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Rollerski Review
The New Jenex Universal Rollerski Brake
October 19, 2004 - By James Mannion


The old-style ATR brake I used to use...

I recently purchased the new V2 Jenex rear brake for my Aero 150s. We live in a hilly area near the Mississippi and can really get going on the downhills in our local valleys. Typically we try to anticipate the needed resistance and pre-click our front ATRs for the anticipated grade of the hill. This generally works well. Sometimes we catch ourselves moving along a bit faster than anticipated and have to reach down and click on another notch to slow down a bit. At other times you overestimate the needed resistance and the downhill can be a bit of a yawner. If you try to click off the ATRs, you might accelerate faster than anticipated. With time, the skill of adjusting the ATRs on the fly can be mastered fairly well.

Jenex's New Brake

When I saw the new brake I was intrigued. It did look to be a bit of a Rube Goldberg contraption on the website. Marty Hall gave it the OK on Jenex's website, so I decided to give it a try. 

The Jenex website does not do it justice!

First of all, it is lightweight and totally unobtrusive. I did have to move my bindings up half an inch to attach the brake, but that was nothing more than a little time consuming. The brake comes complete with drill bits and instructions.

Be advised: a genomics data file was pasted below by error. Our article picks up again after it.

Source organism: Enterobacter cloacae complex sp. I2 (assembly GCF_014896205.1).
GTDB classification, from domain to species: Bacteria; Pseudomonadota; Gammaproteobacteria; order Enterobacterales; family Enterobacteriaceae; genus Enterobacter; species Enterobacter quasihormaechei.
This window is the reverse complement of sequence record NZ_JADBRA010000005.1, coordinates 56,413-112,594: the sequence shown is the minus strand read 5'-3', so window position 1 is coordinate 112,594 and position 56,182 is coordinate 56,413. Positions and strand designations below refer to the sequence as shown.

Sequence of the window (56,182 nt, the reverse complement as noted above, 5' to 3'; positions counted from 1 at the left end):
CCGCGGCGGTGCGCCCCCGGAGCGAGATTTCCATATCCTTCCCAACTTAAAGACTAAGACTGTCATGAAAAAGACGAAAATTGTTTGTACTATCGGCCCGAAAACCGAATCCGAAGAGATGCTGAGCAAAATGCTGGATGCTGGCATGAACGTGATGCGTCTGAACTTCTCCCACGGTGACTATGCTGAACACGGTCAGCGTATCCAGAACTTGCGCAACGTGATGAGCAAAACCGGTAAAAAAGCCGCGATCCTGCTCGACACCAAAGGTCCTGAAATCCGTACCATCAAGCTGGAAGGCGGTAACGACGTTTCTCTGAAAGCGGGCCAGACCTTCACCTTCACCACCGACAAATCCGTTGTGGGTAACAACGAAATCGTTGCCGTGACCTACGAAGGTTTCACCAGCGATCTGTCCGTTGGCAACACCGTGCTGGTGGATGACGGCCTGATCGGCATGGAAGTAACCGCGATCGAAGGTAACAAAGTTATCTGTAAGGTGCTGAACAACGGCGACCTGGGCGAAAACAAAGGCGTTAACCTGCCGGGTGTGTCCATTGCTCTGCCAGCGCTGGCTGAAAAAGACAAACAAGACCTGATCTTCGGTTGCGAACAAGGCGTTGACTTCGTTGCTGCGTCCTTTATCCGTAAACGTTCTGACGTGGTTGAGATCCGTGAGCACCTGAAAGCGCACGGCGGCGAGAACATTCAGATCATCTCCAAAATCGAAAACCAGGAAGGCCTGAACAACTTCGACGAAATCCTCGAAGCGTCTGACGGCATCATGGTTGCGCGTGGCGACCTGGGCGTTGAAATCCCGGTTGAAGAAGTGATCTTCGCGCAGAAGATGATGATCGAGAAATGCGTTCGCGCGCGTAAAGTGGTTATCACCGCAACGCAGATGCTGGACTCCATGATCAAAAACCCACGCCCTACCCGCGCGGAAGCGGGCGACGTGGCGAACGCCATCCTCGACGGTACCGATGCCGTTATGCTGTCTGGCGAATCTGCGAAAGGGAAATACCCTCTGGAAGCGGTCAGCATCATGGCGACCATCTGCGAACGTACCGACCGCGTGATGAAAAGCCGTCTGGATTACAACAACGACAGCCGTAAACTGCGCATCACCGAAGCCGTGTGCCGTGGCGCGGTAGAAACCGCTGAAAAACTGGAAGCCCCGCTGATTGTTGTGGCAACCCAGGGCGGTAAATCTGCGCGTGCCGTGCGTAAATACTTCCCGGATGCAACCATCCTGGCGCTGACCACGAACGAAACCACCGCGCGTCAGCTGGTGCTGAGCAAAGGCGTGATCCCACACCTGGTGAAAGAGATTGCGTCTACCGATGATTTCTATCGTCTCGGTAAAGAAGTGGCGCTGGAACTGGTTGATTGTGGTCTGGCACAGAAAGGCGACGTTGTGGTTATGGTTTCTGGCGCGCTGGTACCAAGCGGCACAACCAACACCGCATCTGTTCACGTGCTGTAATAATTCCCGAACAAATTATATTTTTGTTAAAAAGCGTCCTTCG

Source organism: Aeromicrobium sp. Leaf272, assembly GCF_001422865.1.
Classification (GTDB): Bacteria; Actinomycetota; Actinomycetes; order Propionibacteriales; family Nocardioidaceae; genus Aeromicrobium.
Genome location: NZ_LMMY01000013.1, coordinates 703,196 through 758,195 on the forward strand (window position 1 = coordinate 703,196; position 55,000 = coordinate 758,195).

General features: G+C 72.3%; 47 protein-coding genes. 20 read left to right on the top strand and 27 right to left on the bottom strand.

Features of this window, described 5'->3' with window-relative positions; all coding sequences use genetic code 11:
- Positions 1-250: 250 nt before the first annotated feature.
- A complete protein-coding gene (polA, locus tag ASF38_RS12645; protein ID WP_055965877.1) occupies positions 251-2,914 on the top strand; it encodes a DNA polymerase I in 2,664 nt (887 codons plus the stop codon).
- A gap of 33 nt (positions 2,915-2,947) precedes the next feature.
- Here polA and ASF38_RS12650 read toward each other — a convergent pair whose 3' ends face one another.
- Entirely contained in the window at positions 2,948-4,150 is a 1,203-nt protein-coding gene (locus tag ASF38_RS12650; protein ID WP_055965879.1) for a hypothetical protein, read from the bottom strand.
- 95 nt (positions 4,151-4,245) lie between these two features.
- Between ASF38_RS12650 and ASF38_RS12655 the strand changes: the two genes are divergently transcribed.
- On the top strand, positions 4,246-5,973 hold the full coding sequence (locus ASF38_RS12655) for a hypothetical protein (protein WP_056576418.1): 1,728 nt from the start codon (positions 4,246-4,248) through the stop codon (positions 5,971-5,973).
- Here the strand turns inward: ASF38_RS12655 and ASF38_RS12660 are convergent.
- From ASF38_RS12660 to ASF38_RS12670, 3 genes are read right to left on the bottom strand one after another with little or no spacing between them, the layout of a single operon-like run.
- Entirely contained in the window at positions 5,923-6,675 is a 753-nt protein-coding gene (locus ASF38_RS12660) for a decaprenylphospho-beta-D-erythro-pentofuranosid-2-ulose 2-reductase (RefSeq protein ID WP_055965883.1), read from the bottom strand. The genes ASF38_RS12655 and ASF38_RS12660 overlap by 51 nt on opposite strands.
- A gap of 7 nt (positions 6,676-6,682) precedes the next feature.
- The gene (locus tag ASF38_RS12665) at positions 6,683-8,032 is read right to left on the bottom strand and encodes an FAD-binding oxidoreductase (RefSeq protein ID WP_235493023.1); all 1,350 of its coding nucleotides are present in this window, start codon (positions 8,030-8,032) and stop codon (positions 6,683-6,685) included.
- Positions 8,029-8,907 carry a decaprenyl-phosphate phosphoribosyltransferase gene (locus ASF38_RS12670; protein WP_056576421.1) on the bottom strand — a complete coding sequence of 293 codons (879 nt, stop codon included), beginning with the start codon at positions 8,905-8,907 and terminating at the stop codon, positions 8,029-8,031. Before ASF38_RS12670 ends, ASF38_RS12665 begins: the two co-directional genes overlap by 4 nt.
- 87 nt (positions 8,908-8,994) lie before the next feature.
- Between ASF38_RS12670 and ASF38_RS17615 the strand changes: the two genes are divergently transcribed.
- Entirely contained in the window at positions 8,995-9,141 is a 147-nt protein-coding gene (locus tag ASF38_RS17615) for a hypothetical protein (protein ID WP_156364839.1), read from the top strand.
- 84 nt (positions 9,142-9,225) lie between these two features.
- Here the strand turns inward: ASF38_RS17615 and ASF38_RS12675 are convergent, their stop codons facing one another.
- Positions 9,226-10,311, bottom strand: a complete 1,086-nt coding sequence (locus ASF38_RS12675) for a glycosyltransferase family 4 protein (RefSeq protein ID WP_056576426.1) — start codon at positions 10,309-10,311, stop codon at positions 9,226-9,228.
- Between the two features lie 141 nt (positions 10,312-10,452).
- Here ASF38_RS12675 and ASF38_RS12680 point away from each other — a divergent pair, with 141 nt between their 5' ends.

I am thrilled with the results! I can readily climb hills that my training partners avoid because of the scary descents. The ability to modulate the speed is great. On some of the steeper and longer hills I have learned to feather the brake on and off to add speed or regain control. I have found that getting down in a tuck position allows me to apply the brake with a good center of gravity on the steeper hills. On more moderate hills the brake works well in the upright position.

Our EMAG group continues to meet in the predawn, low traffic hours with headlights, taillights and V2 Aeros. We have grown to a regular group of 8 or so skiers. I can't wait until my training partners upgrade to the brake. It has really opened up some new rollerski venues and has put a little spark in my fall training.

Jenex Universal Brake FAQ

Q: Where does the brake mount on the rollerski?
A: The brake mounts behind the binding, 1.125 inches of space is required from the end of the binding to the end of the shaft, or to the molded fender housing on 800 and 900 series

Q: How does the brake work?
A: The brake is actuated by pushing the brake ski about 18 inches (.45M ) ahead of the other ski (think Telemark position) and pushing the knee back.

Q: Is it adjustable?
A: The brake has numerous adjustments to accommodate just about any shoe size and different binding locations. The padded Yoke that engages the leg when braking touches the leg about 1 inch above a typical skate boot.

When in use, the brake arm is raised and locked by a spring loaded plunger, so the brake can only move backward. When properly adjusted, the brake only touches the leg when braking.

Q: Can I fold the brake down?
A: When not skiing, the spring plunger can be pulled out and the brake folded over the binding.

Q: How heavy is it?
A: Weight of complete unit is 125 grams. All materials except the heat treated brake pad are black anodized aluminum and stainless steel. Brakes are available for 800/900 Series and all Aero skis, including the Retro Classic.